Today I have an amazing guest post from the inspiring fiction editor at Templar Publishing, Helen Boyle. She has written a post about how much the industry has changed since the internet started to become more prevalent in our lives. I really enjoyed her post and hope that you find it interesting too!
The Brave New Digital World
A post from Templar Fiction Commissioning editor Helen Boyle (@tbktweet) facebook.com/templarfiction @templarbooks
Blogging, tweeting, pinning, tagging, liking, linked in, retweets, trolls, klout scores, followers, good reads, apps, eBooks, ipads. All language now very much part of most editors and pr’s lives in the world of publishing. It’s a brave new digital world that changes continually but one that offers an exciting landscape where connecting with your readers, reviewers and customers is just one click/tweet/post away.
But it used to be such a different story. Now I hate to admit this, as it shows my age, but I remember when journalists or magazines would call in a cover image and you’d post or bike them a cover flat for scanning. When selecting an image from a photo library came as a set of slides to consider. When putting a teeny flash of foil on a cover was a BIG deal and reserved for major season leads. Press cuttings came on green sheets from a cuttings service to be copied to send to authors and kept in rusty filing cabinets.
Marketing departments revolved around dump bins and display bins, themed event days and character costumes. Now, as well as high profile advertising campaigns, they organise virtual tours, viral campaigns, digital advertising, videos, shareable assets, and initiate and develop digital conversations in a whole realm of digital spheres and networks.
Ten years ago we relied on a small select group of newspaper reviewers, (many of whom we still rely on) and respected and treasured librarians, (many of whom are threatened with extinction) and a handful of active kids magazines to spread the word about a new author, book or series.
But in today’s digital domain, there are armies of active bloggers, lovers of literature, champions of YA, middle grade, NA, non-fiction, picture books and all things book related. Wonderful, excitable, devouring readers of all ages, who spread the word with you, and who champion and welcome authors into this brave new digital world.
Blogs, Twitter, Facebook and social media can also help authors connect with other authors, via shared interests and loves. No long the isolated, ivory writer’s tower but a veritable cacophony of digital voices. Bloggers may often be shy and retiring in person, but online and amongst kindred spirits, they are kings and queens of content, vocal in their views, vociferous in their reading, extensive in their knowledge, gracious, grateful and gregarious in pixels and 140 characters. And most of them do it for the love of it, with no financial recompense or incentive. How amazing is that?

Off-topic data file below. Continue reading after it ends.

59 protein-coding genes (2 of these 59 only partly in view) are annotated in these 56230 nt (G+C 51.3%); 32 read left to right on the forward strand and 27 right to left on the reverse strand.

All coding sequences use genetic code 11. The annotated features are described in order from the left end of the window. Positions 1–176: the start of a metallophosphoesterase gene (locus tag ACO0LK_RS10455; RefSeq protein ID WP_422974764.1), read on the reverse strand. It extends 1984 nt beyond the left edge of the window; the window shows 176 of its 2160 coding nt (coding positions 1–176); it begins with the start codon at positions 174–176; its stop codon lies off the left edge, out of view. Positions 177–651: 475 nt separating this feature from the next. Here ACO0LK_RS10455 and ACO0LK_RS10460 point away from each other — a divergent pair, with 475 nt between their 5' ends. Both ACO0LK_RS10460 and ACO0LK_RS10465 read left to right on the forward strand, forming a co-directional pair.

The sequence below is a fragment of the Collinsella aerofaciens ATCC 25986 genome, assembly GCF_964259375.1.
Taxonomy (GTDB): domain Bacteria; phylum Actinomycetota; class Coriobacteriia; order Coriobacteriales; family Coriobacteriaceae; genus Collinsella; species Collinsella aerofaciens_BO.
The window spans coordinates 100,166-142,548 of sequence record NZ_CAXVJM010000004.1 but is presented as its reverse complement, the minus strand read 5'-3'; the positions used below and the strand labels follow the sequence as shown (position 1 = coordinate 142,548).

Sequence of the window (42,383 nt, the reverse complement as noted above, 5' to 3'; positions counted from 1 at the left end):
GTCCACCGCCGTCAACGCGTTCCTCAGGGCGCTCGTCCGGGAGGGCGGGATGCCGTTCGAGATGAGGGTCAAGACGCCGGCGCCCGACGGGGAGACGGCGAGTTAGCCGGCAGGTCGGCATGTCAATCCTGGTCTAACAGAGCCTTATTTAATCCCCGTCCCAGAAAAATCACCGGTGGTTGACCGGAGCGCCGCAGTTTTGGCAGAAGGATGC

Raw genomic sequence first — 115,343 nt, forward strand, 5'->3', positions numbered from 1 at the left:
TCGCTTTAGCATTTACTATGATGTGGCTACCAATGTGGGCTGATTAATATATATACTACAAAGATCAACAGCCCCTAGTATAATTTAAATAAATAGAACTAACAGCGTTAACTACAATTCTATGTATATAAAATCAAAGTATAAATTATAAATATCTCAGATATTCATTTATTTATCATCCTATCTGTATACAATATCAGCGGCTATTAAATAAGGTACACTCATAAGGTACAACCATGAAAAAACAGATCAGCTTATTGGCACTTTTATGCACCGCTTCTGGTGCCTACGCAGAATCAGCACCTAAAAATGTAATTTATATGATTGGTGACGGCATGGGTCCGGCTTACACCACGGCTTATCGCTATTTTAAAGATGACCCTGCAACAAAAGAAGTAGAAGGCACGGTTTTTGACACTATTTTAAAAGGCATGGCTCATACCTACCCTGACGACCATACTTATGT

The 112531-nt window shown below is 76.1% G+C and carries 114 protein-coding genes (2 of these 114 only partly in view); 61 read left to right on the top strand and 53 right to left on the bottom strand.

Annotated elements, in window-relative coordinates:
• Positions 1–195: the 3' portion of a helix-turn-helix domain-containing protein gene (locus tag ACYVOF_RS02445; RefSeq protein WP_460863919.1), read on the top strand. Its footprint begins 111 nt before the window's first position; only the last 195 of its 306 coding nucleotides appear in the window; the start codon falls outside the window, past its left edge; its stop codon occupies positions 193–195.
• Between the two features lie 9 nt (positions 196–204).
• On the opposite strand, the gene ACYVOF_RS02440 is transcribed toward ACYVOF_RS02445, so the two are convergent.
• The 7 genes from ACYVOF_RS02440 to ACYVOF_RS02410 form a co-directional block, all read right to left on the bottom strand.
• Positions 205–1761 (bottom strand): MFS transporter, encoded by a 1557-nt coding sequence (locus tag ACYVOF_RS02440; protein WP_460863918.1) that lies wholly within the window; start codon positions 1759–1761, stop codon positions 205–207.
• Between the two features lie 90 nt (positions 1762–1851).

That’s why I love blogs, Twitter, and all the exciting forms of social media out there – because they connect me with fellow bibliophiles. It’s like walking into a wonderful independent bookstore, full of exciting titles, conversations and people wanting to recommend their favourite books to me.
Publishers are excited and (sometimes scared) by the swiftness of digital developments, but I for one, am super-glad to be navigating through it with book bloggers, tweeters, likers, pinners and posters by my side.
And just for the hell, here are some astounding social media facts that will blow your socks off. We’ve come along way in the last few years, imagine where we’ll be in ten years time?
Facebook’s 1.15 billion members make it the third largest nation in the world!
There are more than 250 million tweets and 800 million Facebook status updates published every single day.
If Wikipedia were made into a book, it would be 2.25 million pages.
21% of the world’s internet population are using Twitter every month.
Over six billion hours of videos are watched every month on YouTube.
The first blogs appeared in 1998. Today, there are more 70 million active blogs.
30% of the world’s entire population is now online, and social networking is the most popular and time-consuming online activity.
Thank you so much Helen for that informative and intriguing post! It certainly does make you think how much has changed and imagine how much will continue to change in the future! What do you think of this post? What about the stats posted?